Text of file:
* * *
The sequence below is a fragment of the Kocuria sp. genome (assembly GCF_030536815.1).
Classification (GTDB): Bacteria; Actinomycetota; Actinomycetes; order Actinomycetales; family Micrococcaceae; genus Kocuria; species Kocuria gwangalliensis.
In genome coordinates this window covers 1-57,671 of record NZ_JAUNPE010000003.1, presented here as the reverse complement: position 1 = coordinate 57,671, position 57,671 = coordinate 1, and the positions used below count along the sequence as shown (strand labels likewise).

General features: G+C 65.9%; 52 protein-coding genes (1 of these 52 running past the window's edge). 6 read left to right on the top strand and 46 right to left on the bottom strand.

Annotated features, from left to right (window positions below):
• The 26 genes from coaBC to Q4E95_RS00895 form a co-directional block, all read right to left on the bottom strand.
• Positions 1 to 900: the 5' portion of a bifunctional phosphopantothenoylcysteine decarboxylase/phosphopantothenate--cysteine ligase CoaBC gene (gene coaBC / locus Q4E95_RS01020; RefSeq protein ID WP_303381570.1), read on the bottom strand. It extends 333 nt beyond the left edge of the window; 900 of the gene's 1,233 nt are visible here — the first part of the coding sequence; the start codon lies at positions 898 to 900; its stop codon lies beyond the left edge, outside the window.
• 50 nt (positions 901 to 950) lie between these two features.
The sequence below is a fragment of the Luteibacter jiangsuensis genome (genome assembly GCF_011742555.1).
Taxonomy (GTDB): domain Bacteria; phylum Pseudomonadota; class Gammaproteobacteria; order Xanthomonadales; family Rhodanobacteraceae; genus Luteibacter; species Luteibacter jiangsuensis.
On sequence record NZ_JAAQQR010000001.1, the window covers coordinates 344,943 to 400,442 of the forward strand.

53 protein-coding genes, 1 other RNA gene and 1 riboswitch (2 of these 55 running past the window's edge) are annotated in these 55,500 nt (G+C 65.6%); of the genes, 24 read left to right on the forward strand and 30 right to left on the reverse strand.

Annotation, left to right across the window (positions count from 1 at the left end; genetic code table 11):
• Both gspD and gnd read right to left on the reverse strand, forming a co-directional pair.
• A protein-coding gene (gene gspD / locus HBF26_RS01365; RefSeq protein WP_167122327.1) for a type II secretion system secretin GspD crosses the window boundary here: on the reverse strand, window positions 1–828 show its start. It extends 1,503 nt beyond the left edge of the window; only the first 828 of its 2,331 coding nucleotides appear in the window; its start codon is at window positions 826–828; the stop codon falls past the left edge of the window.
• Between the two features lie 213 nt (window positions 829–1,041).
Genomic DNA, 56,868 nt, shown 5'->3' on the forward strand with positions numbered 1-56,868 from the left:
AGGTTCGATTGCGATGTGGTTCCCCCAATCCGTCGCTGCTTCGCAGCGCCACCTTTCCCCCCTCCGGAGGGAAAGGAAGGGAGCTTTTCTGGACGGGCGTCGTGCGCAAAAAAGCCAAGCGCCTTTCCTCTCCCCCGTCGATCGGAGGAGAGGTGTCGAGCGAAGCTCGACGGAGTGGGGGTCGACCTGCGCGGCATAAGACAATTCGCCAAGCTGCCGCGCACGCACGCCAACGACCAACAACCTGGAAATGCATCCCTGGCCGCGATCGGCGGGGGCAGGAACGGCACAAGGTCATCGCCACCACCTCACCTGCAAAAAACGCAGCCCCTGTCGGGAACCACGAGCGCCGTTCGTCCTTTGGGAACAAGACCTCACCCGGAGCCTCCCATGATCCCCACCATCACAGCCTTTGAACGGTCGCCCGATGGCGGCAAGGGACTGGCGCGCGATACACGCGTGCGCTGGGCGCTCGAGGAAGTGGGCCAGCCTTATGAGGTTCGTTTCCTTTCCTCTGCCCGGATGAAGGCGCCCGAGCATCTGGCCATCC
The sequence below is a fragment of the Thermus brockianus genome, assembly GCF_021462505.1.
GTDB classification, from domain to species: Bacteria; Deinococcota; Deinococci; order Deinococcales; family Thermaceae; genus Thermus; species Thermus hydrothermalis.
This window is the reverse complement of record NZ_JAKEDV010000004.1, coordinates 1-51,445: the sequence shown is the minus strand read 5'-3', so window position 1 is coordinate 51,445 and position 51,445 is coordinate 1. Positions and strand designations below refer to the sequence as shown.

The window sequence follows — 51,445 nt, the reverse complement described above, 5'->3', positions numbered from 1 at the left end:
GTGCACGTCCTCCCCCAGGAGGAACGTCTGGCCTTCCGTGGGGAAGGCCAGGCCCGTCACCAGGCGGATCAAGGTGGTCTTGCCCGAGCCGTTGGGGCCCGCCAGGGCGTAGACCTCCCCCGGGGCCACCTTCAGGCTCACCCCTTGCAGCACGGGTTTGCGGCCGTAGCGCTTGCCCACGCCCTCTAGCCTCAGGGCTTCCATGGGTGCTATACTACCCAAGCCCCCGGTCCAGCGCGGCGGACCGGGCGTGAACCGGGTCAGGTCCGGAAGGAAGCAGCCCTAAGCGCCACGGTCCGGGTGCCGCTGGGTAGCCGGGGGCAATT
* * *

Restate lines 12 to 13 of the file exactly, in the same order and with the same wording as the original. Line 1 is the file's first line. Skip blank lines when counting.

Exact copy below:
53 protein-coding genes, 1 other RNA gene and 1 riboswitch (2 of these 55 running past the window's edge) are annotated in these 55,500 nt (G+C 65.6%); of the genes, 24 read left to right on the forward strand and 30 right to left on the reverse strand.

Annotation, left to right across the window (positions count from 1 at the left end; genetic code table 11):